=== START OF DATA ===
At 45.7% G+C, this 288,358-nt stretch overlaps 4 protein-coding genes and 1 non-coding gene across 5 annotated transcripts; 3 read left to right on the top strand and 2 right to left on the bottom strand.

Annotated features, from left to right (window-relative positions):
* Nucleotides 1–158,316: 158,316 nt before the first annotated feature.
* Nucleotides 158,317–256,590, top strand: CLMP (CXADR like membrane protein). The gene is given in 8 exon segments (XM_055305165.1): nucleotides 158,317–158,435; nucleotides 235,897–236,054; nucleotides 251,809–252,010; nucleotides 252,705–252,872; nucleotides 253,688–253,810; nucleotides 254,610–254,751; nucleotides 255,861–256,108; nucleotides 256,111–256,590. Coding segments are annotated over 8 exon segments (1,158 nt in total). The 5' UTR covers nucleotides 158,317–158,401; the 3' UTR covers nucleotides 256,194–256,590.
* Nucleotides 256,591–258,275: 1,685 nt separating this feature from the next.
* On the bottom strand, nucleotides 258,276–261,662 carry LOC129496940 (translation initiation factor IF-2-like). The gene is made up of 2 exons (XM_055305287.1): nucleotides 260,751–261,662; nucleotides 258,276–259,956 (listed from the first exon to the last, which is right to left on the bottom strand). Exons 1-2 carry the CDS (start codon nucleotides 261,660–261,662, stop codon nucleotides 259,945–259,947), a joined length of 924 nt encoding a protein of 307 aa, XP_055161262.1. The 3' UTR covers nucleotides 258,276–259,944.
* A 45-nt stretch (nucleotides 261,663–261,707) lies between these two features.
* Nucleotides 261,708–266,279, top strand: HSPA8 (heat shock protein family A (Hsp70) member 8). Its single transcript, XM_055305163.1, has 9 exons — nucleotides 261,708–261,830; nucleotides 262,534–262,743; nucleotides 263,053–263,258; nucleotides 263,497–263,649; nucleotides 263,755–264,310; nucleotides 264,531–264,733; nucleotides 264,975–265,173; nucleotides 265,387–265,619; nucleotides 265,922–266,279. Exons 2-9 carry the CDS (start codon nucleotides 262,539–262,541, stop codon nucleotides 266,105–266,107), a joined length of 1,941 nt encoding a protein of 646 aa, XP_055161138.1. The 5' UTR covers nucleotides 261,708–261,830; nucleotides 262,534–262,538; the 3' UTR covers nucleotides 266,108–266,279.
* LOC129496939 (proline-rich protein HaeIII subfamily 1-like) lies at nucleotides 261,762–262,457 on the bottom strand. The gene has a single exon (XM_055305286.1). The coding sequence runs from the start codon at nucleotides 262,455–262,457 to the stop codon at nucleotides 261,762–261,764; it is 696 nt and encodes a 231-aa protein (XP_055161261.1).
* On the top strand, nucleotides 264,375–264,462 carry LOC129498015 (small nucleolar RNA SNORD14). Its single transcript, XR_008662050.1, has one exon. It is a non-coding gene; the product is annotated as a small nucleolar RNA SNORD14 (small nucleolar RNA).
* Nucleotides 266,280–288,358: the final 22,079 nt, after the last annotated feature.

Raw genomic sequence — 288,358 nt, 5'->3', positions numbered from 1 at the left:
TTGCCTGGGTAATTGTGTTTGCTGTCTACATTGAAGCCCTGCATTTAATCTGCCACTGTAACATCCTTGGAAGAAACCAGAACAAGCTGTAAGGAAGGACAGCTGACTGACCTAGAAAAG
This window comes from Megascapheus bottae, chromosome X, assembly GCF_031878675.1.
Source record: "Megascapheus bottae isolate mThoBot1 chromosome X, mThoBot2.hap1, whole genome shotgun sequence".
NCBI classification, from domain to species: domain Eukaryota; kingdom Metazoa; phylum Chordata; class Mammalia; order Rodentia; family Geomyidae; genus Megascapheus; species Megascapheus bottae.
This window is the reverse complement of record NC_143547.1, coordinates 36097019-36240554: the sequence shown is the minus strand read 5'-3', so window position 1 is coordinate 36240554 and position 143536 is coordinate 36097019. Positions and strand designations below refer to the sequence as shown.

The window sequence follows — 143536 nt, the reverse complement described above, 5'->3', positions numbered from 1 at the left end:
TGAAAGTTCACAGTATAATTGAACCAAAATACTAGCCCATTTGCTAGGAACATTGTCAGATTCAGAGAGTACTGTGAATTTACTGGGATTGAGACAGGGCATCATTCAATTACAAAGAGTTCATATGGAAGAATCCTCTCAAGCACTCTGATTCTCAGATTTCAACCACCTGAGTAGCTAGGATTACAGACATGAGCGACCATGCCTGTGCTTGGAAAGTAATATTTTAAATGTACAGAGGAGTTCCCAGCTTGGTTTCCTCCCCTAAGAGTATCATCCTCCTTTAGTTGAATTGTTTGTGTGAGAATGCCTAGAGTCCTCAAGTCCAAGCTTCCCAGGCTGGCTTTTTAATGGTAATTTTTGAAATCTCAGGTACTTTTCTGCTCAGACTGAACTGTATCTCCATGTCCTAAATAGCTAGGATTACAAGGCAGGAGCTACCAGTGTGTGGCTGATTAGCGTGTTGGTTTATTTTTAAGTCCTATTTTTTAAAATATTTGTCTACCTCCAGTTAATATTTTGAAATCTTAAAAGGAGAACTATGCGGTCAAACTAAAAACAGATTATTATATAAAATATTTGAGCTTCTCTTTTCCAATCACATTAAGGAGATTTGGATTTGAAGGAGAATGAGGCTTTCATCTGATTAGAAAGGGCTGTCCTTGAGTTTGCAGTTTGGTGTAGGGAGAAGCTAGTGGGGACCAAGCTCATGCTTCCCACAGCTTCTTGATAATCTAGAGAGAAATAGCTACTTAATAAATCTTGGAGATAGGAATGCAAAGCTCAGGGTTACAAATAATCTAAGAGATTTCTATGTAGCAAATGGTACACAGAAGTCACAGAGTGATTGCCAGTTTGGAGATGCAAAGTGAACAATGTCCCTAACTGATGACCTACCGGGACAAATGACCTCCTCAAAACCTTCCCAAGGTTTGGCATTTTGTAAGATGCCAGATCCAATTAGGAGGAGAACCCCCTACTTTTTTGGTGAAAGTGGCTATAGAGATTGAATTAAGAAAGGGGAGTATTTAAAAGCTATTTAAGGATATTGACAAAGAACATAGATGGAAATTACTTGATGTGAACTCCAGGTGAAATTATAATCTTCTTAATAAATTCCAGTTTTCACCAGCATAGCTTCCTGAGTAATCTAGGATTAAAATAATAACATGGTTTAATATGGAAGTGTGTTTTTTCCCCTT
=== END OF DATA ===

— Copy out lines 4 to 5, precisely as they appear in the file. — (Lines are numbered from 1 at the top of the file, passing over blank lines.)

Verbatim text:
* Nucleotides 158,317–256,590, top strand: CLMP (CXADR like membrane protein). The gene is given in 8 exon segments (XM_055305165.1): nucleotides 158,317–158,435; nucleotides 235,897–236,054; nucleotides 251,809–252,010; nucleotides 252,705–252,872; nucleotides 253,688–253,810; nucleotides 254,610–254,751; nucleotides 255,861–256,108; nucleotides 256,111–256,590. Coding segments are annotated over 8 exon segments (1,158 nt in total). The 5' UTR covers nucleotides 158,317–158,401; the 3' UTR covers nucleotides 256,194–256,590.
* Nucleotides 256,591–258,275: 1,685 nt separating this feature from the next.